Without the pressures of physical presence, initial interactions via Internet focus on the things that really matter.New couples can emphasize their core values in getting to know one another.Maslow’s hierarchy of needs and conventional wisdom both suggest that love is a fundamental human need. A survey conducted in 2013 found that 77% of people considered it “very important” to have their smartphones with them at all times.Most people meet their significant others through their social circles or work/school functions. In the search for a potential date, more and more people are switching to less traditional methods. With the rise and rise of apps like Tinder (and the various copycat models) who could blame them.With the computer as their main form of communication, they’re forced to do just that: communicate.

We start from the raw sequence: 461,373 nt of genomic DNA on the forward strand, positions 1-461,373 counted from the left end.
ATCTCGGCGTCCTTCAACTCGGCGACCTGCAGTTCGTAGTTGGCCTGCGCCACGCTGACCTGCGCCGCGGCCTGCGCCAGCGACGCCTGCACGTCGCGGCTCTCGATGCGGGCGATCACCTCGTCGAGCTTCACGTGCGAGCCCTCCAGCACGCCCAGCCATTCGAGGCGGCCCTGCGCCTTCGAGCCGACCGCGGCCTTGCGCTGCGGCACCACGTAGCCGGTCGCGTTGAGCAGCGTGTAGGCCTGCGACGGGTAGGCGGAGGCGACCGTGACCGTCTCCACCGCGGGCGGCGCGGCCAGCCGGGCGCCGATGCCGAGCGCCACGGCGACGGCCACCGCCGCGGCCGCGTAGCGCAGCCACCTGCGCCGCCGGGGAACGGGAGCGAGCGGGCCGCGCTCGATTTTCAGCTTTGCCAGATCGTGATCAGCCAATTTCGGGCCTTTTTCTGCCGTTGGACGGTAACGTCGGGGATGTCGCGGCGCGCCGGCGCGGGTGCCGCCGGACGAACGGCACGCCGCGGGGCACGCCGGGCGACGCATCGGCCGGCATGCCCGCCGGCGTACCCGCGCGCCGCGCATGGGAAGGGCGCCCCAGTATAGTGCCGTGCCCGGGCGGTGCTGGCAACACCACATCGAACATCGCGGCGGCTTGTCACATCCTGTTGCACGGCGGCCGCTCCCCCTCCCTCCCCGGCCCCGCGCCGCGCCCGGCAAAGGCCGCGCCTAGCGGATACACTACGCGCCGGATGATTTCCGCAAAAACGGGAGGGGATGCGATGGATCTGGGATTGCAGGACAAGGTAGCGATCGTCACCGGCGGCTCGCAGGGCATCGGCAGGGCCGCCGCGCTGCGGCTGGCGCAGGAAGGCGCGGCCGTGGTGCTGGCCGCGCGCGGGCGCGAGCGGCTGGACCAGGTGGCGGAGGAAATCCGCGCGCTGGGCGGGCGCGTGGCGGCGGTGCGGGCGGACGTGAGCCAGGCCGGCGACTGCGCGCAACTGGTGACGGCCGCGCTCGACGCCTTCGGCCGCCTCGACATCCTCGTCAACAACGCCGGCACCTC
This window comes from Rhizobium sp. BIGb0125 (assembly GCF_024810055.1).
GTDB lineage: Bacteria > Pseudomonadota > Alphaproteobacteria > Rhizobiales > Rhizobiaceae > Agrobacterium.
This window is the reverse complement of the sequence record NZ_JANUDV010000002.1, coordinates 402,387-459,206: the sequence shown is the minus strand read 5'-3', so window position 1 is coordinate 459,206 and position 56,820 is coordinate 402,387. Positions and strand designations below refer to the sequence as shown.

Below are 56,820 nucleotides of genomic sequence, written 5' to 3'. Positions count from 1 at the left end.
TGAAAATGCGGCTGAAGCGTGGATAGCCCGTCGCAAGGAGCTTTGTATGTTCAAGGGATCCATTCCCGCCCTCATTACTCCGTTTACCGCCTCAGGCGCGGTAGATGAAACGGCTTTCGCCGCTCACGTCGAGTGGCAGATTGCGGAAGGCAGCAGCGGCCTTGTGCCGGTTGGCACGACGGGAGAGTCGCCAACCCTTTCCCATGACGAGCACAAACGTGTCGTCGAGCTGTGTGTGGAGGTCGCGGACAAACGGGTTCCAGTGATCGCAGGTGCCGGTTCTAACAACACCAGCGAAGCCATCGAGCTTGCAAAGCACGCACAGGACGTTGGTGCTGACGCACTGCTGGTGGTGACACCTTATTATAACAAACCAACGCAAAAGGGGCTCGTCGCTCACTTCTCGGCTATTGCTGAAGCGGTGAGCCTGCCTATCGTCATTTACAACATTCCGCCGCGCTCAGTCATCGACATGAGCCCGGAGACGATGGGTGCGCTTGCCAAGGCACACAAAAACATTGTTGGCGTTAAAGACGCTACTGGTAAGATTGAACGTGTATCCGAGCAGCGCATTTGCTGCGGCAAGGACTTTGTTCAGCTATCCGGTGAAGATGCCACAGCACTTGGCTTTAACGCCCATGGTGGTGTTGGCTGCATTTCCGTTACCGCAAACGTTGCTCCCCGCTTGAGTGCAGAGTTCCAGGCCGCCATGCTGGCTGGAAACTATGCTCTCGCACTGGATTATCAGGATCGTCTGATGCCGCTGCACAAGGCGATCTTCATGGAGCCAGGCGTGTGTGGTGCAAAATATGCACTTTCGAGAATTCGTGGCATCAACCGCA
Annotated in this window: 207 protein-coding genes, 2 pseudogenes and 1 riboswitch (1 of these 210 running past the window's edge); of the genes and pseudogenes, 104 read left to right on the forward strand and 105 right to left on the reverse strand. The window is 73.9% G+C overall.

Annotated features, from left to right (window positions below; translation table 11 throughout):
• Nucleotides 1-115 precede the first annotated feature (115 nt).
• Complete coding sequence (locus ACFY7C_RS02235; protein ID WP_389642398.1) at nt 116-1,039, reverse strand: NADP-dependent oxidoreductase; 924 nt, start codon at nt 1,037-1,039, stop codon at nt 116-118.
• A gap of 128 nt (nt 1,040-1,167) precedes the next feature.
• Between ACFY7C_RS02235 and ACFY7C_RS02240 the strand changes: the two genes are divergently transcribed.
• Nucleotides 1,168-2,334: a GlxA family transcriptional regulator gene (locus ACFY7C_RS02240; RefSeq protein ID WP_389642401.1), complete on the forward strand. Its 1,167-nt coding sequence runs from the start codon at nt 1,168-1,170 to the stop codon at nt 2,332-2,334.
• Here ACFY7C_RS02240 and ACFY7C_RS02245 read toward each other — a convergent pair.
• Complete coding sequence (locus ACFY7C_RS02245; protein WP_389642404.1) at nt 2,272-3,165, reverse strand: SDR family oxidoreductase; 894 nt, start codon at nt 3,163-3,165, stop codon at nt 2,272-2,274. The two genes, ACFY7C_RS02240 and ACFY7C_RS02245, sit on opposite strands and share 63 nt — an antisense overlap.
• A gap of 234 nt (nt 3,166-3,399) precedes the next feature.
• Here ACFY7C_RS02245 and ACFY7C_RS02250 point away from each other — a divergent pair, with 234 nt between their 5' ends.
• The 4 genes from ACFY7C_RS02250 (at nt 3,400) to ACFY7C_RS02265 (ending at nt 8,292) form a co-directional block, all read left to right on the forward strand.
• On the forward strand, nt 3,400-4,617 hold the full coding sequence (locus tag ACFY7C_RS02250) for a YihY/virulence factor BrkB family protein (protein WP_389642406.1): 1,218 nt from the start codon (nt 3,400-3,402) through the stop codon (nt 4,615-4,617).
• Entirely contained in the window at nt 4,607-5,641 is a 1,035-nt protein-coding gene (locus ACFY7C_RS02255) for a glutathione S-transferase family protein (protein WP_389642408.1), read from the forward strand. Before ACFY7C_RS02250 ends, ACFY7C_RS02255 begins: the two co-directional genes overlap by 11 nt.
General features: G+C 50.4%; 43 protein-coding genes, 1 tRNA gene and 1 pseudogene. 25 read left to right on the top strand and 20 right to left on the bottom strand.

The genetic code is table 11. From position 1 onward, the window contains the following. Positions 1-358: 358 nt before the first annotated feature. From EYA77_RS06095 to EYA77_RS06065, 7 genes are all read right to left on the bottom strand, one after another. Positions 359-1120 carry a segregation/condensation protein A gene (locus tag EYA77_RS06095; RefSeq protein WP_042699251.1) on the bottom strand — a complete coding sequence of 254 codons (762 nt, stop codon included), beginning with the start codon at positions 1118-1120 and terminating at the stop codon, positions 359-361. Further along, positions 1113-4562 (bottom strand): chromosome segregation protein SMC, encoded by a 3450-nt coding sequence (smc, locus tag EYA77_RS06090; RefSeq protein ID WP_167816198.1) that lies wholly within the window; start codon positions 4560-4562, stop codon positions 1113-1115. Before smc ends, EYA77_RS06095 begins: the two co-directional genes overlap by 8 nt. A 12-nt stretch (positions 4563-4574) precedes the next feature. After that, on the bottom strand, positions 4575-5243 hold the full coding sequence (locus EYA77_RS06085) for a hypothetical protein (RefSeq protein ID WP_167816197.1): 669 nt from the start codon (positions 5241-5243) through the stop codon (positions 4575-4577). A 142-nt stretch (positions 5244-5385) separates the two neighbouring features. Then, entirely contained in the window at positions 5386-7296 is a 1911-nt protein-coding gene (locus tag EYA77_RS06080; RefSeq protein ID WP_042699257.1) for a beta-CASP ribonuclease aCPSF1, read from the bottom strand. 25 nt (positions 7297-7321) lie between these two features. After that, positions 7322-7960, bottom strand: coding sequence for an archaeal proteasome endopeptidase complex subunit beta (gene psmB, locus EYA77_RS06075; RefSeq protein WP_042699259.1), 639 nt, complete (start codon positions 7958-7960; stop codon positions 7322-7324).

The choice is yours: join the growing online dating network, or risk relationship ruin again and again.Those 30 million people have generated billions of pieces of data.And because most dating sites ask users to give consent for their data to be used for research purposes, this online courting has played out like an enormous social science experiment, recording people's moment-by-moment interactions and judgments.A team led by Elizabeth Bruch, a sociologist at the University of Michigan, Ann Arbor, tapped into this torrent of dating data.Because of a nondisclosure agreement, the researchers can't reveal the exact source of their subjects, describing it only as an "established, marriage-oriented, subscription-based dating site" from which they randomly selected 1855 people, all based in New York City.